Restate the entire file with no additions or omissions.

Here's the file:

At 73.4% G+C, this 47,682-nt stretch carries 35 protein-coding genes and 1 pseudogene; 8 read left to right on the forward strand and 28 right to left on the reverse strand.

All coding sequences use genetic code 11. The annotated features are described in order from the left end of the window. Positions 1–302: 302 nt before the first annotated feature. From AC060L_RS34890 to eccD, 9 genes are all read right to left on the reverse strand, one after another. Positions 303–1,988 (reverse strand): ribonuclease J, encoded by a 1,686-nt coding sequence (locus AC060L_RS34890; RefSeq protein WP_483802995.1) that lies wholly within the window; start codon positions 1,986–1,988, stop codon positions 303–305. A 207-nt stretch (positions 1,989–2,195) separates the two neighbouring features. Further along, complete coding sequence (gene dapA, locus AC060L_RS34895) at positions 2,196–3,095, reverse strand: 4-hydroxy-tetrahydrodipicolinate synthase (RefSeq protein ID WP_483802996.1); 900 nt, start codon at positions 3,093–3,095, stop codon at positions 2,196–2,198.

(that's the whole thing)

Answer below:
At 73.4% G+C, this 47,682-nt stretch carries 35 protein-coding genes and 1 pseudogene; 8 read left to right on the forward strand and 28 right to left on the reverse strand.

All coding sequences use genetic code 11. The annotated features are described in order from the left end of the window. Positions 1–302: 302 nt before the first annotated feature. From AC060L_RS34890 to eccD, 9 genes are all read right to left on the reverse strand, one after another. Positions 303–1,988 (reverse strand): ribonuclease J, encoded by a 1,686-nt coding sequence (locus AC060L_RS34890; RefSeq protein WP_483802995.1) that lies wholly within the window; start codon positions 1,986–1,988, stop codon positions 303–305. A 207-nt stretch (positions 1,989–2,195) separates the two neighbouring features. Further along, complete coding sequence (gene dapA, locus AC060L_RS34895) at positions 2,196–3,095, reverse strand: 4-hydroxy-tetrahydrodipicolinate synthase (RefSeq protein ID WP_483802996.1); 900 nt, start codon at positions 3,093–3,095, stop codon at positions 2,196–2,198.